White passes up the simple win of the exchange with 28. Rxc8 Qxc8 29. Bxf5+ gxf5 30. Qxg7 Qd8 (not 30... Qxc4?? Qg8+ with a skewer to nab the Queen) 31. a3 a5 32. Qg2 . With the exchange and a pawn for his effort, White should win the ending.

<28... gxf5>

This is practically forced, as 28... Kd6 29. Bxc8 wins material with an overwhelming attack.

<29. Rh6+!> This key followup is the only move to keep the winning advantage.


If 29... Kd7, then it's mate-in-two after 30. Qxg7+ Kd8 31. Rh8#.

<30. Qf6+!> According to Fritz, 30. Qxf5+ leads to mate-in-eight, but this way is quicker.


If 30... Ke8, then it's mate-in-three after 31. Qe6+ Qe7 32. Rh8+ Rg8 33. Rxg8#.

<31. Qe6+!> This pretty move forces immediate resignation. I prefer it if for no other reason than pure aesthetics.

However, Fritz indicates White can mate easier and a bit faster with 31. Rdh1! Rh7 32. Rxh7 Qxh7 33. Rg1+ Qg6 34. Rxg6+ Kh7 35. Qg7#.

Black resigned here, after 31. Qe6!, in lieu of 31... Rf7 (31... Kf8 32. Rh8+ Rg8 33. Rxg8#; 31... Qf7 32. Qxc8+ Qf8 33. Rh8+ Kxh8 34. Qxf8+ Kh7 35. Rh1+ Kg6 36. Rg1+ Kh7 37. Qxg7#) 32. Rg1+ Kf8 33. Rh8#.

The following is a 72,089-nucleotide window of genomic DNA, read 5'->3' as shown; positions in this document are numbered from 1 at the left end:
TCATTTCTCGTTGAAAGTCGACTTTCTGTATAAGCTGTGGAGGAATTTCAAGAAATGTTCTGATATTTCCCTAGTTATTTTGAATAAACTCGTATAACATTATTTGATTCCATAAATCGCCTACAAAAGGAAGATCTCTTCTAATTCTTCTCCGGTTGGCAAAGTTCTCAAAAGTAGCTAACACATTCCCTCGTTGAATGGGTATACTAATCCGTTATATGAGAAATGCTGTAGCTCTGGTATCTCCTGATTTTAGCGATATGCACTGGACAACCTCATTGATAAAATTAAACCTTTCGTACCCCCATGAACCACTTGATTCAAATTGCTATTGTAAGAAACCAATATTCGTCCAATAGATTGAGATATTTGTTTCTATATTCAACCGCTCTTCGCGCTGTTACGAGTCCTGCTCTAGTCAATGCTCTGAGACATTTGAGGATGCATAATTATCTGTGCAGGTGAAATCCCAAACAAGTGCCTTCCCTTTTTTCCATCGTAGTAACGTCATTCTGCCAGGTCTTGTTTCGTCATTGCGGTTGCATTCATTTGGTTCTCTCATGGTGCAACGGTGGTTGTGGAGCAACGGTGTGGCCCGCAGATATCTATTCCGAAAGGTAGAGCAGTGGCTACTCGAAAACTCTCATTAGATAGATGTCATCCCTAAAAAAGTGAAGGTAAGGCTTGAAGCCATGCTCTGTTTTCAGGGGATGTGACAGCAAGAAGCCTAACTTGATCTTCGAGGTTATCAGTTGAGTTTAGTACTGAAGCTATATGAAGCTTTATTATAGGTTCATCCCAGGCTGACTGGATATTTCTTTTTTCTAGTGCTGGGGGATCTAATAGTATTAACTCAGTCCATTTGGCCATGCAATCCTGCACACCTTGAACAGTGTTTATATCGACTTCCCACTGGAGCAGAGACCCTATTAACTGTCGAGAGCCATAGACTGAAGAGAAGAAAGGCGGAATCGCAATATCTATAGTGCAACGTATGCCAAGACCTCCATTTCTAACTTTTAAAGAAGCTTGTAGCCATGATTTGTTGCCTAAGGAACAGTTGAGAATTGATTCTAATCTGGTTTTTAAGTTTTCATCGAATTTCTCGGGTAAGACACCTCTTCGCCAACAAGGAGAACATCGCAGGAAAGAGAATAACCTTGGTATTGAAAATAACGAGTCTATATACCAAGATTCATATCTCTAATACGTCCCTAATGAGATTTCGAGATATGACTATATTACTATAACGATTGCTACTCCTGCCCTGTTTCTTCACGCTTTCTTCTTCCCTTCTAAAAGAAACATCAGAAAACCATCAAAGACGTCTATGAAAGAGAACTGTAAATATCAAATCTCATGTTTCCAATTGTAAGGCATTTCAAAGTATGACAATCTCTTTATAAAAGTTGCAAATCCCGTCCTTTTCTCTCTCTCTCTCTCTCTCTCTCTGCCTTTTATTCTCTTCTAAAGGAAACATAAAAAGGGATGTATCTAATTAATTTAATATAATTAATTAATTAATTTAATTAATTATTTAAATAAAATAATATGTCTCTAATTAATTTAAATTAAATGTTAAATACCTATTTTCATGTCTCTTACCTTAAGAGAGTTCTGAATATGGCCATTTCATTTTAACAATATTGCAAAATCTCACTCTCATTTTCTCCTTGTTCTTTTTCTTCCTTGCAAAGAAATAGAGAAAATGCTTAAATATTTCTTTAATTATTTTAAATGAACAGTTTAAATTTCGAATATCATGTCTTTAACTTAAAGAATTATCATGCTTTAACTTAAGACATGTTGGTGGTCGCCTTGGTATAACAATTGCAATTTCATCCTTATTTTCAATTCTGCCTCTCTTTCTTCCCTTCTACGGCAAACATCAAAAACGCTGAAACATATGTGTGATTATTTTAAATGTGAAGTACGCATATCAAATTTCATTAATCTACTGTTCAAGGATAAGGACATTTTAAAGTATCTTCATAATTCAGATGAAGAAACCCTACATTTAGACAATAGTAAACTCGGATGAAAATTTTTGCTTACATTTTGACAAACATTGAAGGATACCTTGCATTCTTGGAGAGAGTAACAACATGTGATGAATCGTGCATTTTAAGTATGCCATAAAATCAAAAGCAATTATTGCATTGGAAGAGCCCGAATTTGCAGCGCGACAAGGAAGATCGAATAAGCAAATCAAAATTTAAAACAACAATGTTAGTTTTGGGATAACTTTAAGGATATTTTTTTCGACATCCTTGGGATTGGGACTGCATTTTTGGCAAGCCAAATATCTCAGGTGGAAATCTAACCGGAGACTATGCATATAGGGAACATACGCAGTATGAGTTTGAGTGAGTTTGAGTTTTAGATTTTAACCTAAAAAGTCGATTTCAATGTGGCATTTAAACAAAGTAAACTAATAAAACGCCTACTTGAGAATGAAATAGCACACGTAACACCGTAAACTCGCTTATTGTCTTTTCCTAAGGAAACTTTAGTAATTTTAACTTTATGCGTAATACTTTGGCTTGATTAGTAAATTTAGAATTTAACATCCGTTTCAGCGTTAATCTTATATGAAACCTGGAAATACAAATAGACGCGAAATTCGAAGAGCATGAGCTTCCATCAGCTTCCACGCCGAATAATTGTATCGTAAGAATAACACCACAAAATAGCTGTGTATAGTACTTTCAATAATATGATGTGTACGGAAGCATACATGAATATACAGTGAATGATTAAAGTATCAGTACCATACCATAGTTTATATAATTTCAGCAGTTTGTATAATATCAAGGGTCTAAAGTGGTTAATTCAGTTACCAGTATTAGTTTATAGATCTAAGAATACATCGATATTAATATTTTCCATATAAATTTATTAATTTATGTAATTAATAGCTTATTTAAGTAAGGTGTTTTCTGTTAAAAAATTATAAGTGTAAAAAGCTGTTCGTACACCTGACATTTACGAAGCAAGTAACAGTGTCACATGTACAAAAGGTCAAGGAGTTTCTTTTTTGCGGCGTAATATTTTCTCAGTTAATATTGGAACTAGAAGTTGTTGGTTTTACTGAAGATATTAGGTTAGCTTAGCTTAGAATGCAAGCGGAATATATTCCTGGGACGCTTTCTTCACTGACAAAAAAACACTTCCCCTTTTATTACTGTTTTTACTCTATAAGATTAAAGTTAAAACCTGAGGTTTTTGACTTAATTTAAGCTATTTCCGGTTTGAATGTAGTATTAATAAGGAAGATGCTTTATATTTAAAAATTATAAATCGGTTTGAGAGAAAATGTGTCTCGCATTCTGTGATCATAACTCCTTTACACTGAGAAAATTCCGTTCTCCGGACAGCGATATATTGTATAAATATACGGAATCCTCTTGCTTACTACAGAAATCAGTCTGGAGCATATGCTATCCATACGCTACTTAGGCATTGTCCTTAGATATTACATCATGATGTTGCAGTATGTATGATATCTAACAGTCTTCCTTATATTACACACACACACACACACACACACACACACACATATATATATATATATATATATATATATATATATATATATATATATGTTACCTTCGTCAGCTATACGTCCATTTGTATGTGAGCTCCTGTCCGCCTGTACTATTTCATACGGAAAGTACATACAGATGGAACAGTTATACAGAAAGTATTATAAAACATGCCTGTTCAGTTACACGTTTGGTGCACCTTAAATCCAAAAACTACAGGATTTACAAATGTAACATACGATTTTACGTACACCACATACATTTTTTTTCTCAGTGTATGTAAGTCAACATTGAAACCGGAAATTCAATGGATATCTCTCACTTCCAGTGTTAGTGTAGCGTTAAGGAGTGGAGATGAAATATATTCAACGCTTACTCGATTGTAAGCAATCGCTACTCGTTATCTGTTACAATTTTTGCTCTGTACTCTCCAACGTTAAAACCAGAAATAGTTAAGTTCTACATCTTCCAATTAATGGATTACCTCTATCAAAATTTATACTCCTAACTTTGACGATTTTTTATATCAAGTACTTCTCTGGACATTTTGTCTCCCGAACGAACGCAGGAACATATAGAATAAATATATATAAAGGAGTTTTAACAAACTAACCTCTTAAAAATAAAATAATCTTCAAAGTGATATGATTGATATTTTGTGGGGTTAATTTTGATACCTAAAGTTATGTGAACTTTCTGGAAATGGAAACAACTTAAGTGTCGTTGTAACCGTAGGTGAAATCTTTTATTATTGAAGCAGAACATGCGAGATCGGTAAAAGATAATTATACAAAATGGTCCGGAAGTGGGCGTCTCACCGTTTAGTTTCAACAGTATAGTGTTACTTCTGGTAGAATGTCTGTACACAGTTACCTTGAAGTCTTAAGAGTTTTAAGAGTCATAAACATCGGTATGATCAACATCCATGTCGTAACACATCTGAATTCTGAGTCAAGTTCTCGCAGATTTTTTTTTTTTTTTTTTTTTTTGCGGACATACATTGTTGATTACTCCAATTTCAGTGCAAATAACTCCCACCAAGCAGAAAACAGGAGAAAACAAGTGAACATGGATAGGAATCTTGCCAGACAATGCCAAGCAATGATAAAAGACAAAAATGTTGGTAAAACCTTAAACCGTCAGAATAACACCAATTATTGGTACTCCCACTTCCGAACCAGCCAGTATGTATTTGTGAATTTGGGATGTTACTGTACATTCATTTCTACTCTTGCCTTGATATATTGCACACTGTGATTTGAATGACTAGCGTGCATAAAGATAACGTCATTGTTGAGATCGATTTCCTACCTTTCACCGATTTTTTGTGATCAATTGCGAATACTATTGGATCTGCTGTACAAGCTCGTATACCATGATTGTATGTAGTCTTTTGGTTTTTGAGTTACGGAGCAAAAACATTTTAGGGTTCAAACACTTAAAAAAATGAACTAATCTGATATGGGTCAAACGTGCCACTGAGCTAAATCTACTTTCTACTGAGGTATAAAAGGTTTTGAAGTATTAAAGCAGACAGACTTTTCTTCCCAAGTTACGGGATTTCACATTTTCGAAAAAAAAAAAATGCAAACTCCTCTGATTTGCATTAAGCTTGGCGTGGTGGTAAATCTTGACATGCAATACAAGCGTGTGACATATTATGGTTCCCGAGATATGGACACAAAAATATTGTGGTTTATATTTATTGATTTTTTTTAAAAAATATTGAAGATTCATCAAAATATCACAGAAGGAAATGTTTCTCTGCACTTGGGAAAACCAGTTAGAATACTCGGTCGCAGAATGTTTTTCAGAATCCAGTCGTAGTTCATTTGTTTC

P.S.: If you're pressed for time over the board, IMO there's nothing wrong with going for the obvious and easy win you can clearly visualize. However, training yourself to see this kind of combination more quickly can I suppose raise one's skill level to the point that it becomes easy. However, the fact that it was a three star Friday puzzle might suggest that for most of us that's not the case.

Jan-07-11  David2009: R Vera vs G Lebredo, 1982 White 28?

28 Rxc8 Rxc8 29 Bxf5+ gxf5 (otherwise the Q is lost) 30 Qxg7 and White has won the exchange. 30...Qxc4? loses the Q to the skewer 31 Qg8+ This seems way too easy for a Friday problem. Time to check and see what I missed:
I have missed a checkmating line. Time to check that the posted line also wins. The puzzle position is:

click for larger view

(R Vera vs G Lebredo, 1982 White 28?) Crafty End Game Trainer link: You are white, drag and drop the move you want to make.

A win starting Rxc8 is very difficult to find (Crafty EGT defends with 30...Qd8! and I have not so far found a win).

Conclusion: I have failed to solve this puzzle.

Jan-07-11  malkabir: Yup!! saw it at first glance. What struck me about this position is how the rook on d1 is sitting there all by its lonesome, probably feeling a bit left out and Mr.Vera is like, "don't worry son, i'll let you have the final say" ;)
Jan-07-11  Stormbringer: Got it in one. For reference I often miss Tuesdays and occasional Mondays, so this probably was a bit easier than normal for a Friday.
Jan-07-11  hedgeh0g: I settled for Rxc8, followed by Bxf5+, not being able to see any refutation for Black. However, settling for a superior endgame which could prove tricky to win pales in comparison to an outright winning continuation with 28.Bxf5+! immediately.